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Career and Money Advice At The Intersection Of Business And Technology

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Know enough technically to be dangerous

April 7th, 2009 · 2 Comments

I studied computer science for four years in college. I worked as software developer for several years. But, nowadays, when someone asks me if I’m technical. My answer is "no" — I have been working in product management for eight years. I work with developers everyday. I still play with various technologies at my spare time.

But, I’m no longer a developer. I haven’t written any industrial-strength codes for the past 8 years. Both my design and coding skills are very rusty. When I need estimate, I go to talk to software architect and tech lead. When I receive technical questions that I don’t know the answer, I turn to the developers for help.

I don’t want to pretend that I’m still a developer. I’m not.

But, throughout my career, at every single employer I had, I encountered one particular type of colleagues — they just know enough technically to be dangerous. They seems to share some common traits. They were liberal art majors in college, AND they never had any interests in programming until the mid-to-late 1990s. By the way, I don’t have any bias against liberal art majors. In fact, I would recommend my kids to study liberal arts in college. I knew a few liberal art folks who had been programming computers since they were kids. They were some of the best programmers out there because they could program, and they could communicate. But, the people I’m talking about here had no real interests in technology besides making money.

To join the dotcom gold rush, they picked up a little bit of HTML coding here and there. They were hired by one of those dotcoms as "Web Developers". They basically hacked the codes by copy-and-pasting other people’s codes on the web. They soon realized that web development wasn’t a sustainable career for them. Some of them were smooth talkers. So, they quickly switched career to either program management or product management. But, the problem is that they believe they’re technical. As program manager or product manager, they spent part of their days talking to sales and marketing. Those people are even more clueless about technology. So, the web-developer-turned-PM is the "technical resource" for the sales and marketing folks. This further inflated the egos of those web-developer-turned-PMs. 🙂

It’s like blind leading blind, and going no where. When I started working at one company, I reviewed some product collaterals written by one of those PMs — I couldn’t believe what I was reading. It was factually and technically wrong. But, marketing, PR and Sales believed the guy because he was technical. And this guy was openly telling developers that they should add a piece of code to certain components and it should take no less than 1 week of work.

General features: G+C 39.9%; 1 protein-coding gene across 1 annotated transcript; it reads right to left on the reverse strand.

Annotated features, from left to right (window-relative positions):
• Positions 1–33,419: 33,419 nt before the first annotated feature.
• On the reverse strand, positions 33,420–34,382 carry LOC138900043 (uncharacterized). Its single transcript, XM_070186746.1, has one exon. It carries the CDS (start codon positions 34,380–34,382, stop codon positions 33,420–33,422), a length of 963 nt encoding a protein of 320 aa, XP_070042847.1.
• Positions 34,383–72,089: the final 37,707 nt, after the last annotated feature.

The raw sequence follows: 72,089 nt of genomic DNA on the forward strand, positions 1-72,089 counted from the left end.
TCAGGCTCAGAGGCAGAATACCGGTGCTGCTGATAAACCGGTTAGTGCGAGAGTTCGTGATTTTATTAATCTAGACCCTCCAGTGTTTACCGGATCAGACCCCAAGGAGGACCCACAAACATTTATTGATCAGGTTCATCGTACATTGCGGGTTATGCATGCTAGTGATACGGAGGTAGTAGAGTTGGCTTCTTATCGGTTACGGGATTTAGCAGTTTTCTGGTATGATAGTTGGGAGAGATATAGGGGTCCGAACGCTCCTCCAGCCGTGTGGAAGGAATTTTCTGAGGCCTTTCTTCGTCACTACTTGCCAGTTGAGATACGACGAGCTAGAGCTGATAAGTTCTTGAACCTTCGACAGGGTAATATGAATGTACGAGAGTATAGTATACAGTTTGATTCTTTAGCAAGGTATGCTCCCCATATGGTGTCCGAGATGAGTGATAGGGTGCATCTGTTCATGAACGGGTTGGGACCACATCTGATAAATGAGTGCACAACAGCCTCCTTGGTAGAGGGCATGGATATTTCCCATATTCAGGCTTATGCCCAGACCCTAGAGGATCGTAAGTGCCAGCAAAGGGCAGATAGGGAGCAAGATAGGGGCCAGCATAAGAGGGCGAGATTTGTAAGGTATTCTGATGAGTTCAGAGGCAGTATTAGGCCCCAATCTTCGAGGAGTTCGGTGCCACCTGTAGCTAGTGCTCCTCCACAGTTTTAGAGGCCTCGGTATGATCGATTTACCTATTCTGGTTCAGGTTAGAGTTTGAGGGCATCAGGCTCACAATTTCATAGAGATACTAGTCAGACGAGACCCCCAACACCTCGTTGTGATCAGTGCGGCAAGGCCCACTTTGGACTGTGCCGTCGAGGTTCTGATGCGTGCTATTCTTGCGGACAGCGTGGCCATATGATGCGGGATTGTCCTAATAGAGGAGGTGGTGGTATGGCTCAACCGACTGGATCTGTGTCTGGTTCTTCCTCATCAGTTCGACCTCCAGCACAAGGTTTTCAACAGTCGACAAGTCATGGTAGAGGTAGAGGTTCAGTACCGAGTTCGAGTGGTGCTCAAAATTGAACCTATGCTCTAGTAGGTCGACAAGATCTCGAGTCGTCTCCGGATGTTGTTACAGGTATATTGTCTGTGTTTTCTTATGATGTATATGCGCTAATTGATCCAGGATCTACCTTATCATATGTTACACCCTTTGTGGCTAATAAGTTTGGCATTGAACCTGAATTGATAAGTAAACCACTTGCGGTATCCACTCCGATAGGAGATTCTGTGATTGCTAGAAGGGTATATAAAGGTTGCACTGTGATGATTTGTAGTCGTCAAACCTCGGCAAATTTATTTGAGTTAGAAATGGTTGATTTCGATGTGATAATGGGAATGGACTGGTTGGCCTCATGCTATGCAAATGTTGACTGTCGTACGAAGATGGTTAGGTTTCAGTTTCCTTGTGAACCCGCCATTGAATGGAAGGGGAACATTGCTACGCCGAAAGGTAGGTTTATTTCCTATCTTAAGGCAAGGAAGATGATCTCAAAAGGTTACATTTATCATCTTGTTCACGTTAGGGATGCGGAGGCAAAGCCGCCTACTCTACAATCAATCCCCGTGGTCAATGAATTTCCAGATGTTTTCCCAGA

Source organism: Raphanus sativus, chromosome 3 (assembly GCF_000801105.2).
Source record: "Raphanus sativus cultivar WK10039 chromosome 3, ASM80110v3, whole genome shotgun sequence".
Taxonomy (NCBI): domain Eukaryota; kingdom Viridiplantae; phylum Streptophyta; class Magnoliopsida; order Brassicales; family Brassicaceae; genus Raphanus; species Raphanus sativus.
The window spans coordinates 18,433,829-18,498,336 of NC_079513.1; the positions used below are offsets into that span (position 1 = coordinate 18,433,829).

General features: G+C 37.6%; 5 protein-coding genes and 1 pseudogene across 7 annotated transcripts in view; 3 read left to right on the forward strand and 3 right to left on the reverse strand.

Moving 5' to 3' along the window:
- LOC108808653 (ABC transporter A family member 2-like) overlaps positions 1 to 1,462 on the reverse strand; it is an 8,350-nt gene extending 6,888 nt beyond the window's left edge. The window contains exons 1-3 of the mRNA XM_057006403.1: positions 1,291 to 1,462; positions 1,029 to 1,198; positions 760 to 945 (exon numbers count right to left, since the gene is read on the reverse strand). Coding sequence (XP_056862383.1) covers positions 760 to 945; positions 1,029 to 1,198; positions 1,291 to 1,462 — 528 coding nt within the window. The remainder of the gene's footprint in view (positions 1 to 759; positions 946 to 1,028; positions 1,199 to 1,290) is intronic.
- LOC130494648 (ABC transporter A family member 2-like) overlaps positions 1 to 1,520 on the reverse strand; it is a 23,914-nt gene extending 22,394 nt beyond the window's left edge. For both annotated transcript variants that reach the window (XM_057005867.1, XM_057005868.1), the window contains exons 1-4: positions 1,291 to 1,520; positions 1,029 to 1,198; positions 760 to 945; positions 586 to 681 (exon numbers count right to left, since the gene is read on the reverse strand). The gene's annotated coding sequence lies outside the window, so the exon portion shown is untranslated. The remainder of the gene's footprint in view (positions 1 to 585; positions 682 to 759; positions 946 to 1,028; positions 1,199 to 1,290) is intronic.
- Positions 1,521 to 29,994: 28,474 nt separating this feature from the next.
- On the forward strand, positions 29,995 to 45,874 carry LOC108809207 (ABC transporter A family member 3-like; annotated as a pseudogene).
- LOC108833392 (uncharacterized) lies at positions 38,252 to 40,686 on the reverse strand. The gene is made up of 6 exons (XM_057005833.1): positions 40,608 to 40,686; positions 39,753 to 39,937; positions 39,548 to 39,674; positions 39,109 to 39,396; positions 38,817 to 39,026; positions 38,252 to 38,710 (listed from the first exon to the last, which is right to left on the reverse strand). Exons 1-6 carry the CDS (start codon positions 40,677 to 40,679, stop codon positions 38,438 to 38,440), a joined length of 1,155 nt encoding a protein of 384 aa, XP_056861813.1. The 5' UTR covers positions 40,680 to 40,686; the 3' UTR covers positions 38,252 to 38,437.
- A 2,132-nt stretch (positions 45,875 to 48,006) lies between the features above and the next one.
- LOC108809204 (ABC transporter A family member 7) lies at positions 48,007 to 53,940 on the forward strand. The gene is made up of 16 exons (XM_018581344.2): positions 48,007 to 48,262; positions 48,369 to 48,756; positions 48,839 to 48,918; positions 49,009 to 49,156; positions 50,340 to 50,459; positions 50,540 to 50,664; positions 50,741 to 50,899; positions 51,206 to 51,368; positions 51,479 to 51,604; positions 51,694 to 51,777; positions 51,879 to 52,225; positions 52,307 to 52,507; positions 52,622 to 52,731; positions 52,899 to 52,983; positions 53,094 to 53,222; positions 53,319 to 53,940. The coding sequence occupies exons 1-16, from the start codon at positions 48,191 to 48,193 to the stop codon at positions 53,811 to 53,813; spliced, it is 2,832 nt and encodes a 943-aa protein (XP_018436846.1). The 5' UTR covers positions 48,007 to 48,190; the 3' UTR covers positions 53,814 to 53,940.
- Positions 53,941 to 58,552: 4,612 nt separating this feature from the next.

In another company, I worked for a big shot VP who was totally non-technical. But, her husband was formerly a software architect at the same division. Maybe she had too much conversations with her husband about work, somehow she believed that she was technical. At meetings, she would say things like "that’s a really simple feature request. You should just write a few C++ components. It should take you only a couple of days to write, and one a few hours to test." It’s completely off mark.

Know your limit. If you are a product manager or program manager or manager, you are NOT a developer anyway. Know what you know, and know what you don’t know. Stay away and let the expert to solve the problem. It’s better for you, it’s better for the expert, and it’s better for the organization.

Do you know someone who knows enough technically to be dangerous? Send him/her this article. 🙂 Are you a PM or a manager? Know your limit, and let the expert go to work.

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Tags: Management · Product Management · Start-up Success

2 responses so far ↓

  • 1 press controls // Jul 24, 2009 at 3:20 am

    “Know your limit.Know what you know, and know what you don’t know” This is definitely a good advice and I totally agree with you.

  • 2 press controls // Jul 24, 2009 at 7:20 am

    “Know your limit.Know what you know, and know what you don’t know” This is definitely a good advice and I totally agree with you.

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